Pumpkin Bread - first made September 23, 2007 from Martha Stewart's Baking Handbook
I haven’t had time to bake as much since I’m getting down to the wire in terms of packing, moving, taking care of the myriad details of switching households, and re-listing my house for sale with a new realtor. Not to mention I have a day job where we’re in the busiest time of the year and I go into work while it’s still dark and come home when it’s dark. Yeah, not a lot of baking therapy happening for me just out of sheer time crunch. So, for now, I will make do with posting some recipes I’ve made before but haven’t written up yet. My baking challenge will have to wait a little while longer.
Last year around this time, I had blogged about how I hadn’t really liked pumpkin since my only frame of reference was – which to this day I still don’t like. But I realized later that it wasn’t the taste of pumpkin that I didn’t like but the texture and occasional over-spicing of pumpkin baked goods that I objected to. Once I got over my mental block about pumpkin, I started experimenting with different recipes for pumpkin breads. I tried recipes from Buttercup Bakes at Home, Mary Engelbreit's Sweet Treats Dessert Cookbook and a recipe from Martha Stewart. So far, Martha wins the battle. Her recipe for pumpkin bread is easy to make and the result is a yummy bread with a soft, moist texture, just what you want in a . These do well packed in lunches or for picnics or teas. Careful not to underbake (or overbake) it though. I underbaked mine slightly and while the taste was still good, the bottom part of the loaf was the slightest bit dense and heavy, a sure sign the bread hadn’t baked long enough. If you look closely at the picture, you can tell how the bottom part of the loaf looks compressed compared to the rest of it.
I love the smell of pumpkin bread baking in the oven in the fall. It invokes just general well-being and coziness at being indoors on a cool day. I don’t live in an area that gets marked seasonal changes and I’m sure my New England friends would laugh at the West Coast version of autumn which is general hot Indian summers interspersed with cooler days that aren’t quite crisp enough to be cold. Followed by a smattering of rain here and there, just enough to get your car dirty and provide a little relief to your summer-parched-brown lawn. But still, when fall and genuinely cooler weather roll around, I like making pumpkin bread to get into the proper mindset of the season.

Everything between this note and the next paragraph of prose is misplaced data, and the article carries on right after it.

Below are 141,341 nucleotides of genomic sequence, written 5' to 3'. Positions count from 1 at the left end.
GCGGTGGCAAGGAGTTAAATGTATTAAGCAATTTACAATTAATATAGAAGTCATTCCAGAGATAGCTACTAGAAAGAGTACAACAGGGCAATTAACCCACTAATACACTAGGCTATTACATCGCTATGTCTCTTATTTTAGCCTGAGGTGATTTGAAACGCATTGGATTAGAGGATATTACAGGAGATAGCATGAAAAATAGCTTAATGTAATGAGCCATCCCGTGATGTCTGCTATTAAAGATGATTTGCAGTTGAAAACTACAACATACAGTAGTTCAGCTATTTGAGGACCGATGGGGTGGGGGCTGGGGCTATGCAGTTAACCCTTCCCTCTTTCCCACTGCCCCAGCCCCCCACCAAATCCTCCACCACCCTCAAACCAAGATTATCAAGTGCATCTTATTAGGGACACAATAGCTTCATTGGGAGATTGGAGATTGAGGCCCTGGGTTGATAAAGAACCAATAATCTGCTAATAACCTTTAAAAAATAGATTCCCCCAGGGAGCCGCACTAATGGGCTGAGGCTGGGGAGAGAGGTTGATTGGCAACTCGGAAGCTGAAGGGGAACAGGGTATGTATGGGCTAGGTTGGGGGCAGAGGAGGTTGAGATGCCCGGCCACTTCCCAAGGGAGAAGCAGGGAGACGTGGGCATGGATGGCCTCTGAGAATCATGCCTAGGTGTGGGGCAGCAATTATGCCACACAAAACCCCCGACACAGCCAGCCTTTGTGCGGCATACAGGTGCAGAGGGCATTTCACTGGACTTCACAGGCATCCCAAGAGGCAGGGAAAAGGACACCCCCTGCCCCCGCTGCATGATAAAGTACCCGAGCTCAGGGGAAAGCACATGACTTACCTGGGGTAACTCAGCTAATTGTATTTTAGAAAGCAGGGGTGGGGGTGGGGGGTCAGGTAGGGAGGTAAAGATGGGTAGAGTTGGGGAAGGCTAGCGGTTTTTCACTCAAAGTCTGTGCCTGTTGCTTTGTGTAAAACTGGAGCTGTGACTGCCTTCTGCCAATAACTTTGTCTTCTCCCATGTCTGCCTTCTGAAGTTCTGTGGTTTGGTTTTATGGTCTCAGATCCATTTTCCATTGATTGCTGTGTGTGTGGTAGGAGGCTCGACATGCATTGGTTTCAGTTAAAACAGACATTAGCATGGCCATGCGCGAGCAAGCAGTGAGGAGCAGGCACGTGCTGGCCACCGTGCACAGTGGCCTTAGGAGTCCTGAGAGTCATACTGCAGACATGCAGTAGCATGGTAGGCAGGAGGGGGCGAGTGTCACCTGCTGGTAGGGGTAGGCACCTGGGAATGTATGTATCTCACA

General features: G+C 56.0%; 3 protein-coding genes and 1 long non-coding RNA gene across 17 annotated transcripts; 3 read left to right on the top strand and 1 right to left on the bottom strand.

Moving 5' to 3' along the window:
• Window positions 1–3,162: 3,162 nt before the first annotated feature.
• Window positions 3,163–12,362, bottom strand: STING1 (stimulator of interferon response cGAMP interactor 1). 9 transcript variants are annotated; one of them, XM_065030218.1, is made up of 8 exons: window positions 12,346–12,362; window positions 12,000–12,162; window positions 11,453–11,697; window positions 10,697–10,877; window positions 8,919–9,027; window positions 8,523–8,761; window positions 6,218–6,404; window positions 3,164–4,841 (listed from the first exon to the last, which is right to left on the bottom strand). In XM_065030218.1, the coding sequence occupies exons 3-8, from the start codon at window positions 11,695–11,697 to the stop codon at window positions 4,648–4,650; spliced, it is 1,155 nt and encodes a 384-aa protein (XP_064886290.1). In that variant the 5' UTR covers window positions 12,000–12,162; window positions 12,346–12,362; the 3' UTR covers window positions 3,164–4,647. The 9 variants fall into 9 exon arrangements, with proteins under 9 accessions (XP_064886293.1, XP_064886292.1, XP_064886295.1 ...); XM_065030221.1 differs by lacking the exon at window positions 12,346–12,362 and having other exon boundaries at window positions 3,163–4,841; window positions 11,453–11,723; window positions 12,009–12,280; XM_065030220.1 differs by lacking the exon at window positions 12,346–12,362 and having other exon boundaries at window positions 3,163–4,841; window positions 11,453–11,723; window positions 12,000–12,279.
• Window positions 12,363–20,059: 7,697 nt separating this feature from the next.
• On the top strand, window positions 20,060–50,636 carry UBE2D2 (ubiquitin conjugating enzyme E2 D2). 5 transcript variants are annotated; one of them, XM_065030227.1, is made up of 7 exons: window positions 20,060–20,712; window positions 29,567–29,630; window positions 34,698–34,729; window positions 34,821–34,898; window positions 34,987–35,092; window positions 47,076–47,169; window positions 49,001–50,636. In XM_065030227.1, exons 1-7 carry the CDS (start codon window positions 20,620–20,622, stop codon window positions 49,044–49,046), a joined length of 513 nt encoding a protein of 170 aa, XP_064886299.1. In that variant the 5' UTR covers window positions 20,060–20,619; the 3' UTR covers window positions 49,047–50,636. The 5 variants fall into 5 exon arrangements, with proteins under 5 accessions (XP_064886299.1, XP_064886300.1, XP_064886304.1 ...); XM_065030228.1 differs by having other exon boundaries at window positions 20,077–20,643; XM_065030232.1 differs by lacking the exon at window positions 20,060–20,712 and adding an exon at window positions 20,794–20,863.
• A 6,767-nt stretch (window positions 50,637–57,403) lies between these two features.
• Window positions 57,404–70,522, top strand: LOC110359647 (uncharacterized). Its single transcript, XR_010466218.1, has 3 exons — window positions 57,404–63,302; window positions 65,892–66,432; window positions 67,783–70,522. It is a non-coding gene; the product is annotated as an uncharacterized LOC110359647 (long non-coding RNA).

Unsalted butter, room temperature, for pans
3 cups all-purpose flour
2 teaspoons baking powder
2 teaspoons baking soda
2 ½ teaspoons ground cinnamon
½ teaspoon freshly grated nutmeg
¼ teaspoon ground allspice
¼ teaspoon salt
2 cups canned pumpkin puree
1 cup granulated sugar
1 cup packed dark brown sugar
4 large eggs
¼ cup vegetable oil
1⅔ cups buttermilk
- Preheat the oven to 350˚F. Coat two 8½ -by-4½-inch loaf pans with butter; set aside. In a large bowl, whisk together the flour, baking powder, baking soda, cinnamon, nutmeg, allspice and salt; set mixture aside.
- In the bowl of an electric mixer fitted with the paddle attachment, combine the pumpkin purée and both sugars; mix on medium speed until well combined, 2 to 3 minutes. Add the eggs and oil; mix until incorporated, about 2 minutes, scraping down the sides of the bowl. With mixer on low, add the flour mixture in two batches, alternating with the buttermilk and beginning and ending with the flour, until just combined.
- Divide batter evenly between prepared pans; smooth the tops with an offset spatula. Place the pans on a baking sheet. Bake, rotating pans halfway through, until a cake tester inserted in the centers come out clean, 55 to 60 minutes. Transfer pans to a wire rack to cool 10 minutes. Remove loaves from pans and cool completely. Bread can be kept at room temperature, wrapped in plastic, for up to 4 days.